The Death of Santa.

Standing on my balcony, looking down at the terrified face of the man hanging there, I was relieved that my daughter was still fast asleep in her bed. How could I ever explain what I was about to do? How could you explain that you had killed Santa Claus?

Careful, lest I lose my footing on the slick surface of the balcony, I reached out towards his hand. I could see a ray of hope in his eyes as my hand stretched closer. The face, hidden beneath the thick bush of white beard, pleaded for me to save him.

I closed my heart to his pleas, and struck out at the hands that gripped the broken balcony in a vice like grip.

“No!” he cried, but I struck again.

The hand fell away, leaving him dangling by only one hand. His feet fought for purchase on the wall, but the frozen brickwork offered him little support. He hung high over the street below.

“Die, you bastard,” I cursed venomously, willing him to fall.

My own grip on the balcony was slipping, and I dared not reach out any further to seal his fate, but I wanted desperately to see an end of this.

“Help me!” he pleaded. “Please, I’m sorry …” His final words were swallowed up by the scream as his hand slipped free of the railing, and he fell.

I watched with a mixture of horror and relief as Santa Claus crashed to the ground. With a loud thud, he landed on the roof of a parked car, and then the car alarm began to wail, as if in lament for the loss of life.

Collapsing onto the icy ground of the balcony, I lay there and bawled my eyes out. It was a strange mix of emotions, some anger, some grief, but predominantly relief. After two years of being stalked by this creep, it was finally over.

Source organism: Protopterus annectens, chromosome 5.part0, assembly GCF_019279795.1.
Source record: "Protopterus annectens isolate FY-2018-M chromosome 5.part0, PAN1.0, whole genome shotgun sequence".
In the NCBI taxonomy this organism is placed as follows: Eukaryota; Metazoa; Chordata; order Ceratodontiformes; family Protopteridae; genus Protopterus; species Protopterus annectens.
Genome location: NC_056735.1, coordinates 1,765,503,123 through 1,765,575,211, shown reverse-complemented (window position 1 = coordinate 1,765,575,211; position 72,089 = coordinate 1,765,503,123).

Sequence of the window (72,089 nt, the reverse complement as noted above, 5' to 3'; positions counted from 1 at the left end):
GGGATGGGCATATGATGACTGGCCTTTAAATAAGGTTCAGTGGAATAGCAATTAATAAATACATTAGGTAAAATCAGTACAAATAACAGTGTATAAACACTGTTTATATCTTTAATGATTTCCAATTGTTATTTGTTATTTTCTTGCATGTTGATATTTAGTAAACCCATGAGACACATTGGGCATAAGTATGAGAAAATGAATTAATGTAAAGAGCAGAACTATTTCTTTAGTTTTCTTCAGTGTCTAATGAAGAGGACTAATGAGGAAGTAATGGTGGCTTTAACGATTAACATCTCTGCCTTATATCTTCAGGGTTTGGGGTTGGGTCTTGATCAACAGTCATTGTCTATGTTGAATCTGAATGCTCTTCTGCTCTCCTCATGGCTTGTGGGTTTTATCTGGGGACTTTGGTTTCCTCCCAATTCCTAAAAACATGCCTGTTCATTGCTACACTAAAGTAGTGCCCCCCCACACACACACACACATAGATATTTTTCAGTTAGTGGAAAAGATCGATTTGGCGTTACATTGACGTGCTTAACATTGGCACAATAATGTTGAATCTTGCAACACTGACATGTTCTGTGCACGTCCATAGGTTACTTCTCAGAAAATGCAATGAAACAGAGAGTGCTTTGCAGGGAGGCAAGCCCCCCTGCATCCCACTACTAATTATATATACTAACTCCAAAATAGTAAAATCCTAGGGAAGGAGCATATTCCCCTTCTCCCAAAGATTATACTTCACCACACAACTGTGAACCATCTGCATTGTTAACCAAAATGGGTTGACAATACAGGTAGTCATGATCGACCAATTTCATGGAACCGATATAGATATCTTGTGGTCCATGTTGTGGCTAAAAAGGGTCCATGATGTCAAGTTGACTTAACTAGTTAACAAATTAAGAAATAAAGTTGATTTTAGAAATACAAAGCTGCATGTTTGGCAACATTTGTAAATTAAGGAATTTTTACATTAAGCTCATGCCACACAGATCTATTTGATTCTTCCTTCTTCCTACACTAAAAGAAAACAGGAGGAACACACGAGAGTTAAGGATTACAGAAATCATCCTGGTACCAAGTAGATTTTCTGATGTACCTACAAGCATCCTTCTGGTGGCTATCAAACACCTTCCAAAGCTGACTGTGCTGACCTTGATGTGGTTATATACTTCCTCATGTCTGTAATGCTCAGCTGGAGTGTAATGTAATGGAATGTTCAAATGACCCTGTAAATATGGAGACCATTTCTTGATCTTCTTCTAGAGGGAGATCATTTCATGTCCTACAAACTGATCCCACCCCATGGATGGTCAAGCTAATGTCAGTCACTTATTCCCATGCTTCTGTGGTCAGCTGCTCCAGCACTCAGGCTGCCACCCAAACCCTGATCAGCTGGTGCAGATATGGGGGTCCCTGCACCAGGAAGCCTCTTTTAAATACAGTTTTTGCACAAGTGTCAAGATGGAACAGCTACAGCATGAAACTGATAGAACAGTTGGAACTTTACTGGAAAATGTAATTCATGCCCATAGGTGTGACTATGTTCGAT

The barring order had not stopped his harassment.

I’d been forced to move, change address, even change my name, and that of my daughter, but the bastard had still tracked me down.

In the middle of a winter’s night, he had tried to climb the emergency fire escape and break into my apartment, but he didn’t know about the faulty railing. The landlord had been promising me he would get it fixed for months. Now, I was so happy that he hadn’t.

I’d woken up to the sound of metal creaking and then it broke away from its mountings. Why he’d chosen to wear a Santa suit was a complete mystery to me. The guy was madder than a March hare, even if he was the father of my child.

My daughter and I had both suffered many times at his hands, and I for one was glad to be rid of him. As for my daughter, well, they say that every child should always have a father, but I disagree. Some children are better off without theirs.

Eventually, I pulled myself together and phoned the police. I didn’t tell them the whole story … what was the point? It was all ancient history now. I just told them I’d woken up to the sound of someone breaking in, and that the balcony had given way and they’d fallen to their death.

They arrived some time later to take my statement, before doing a search of the area. A neighbour had also complained about his car being vandalised.

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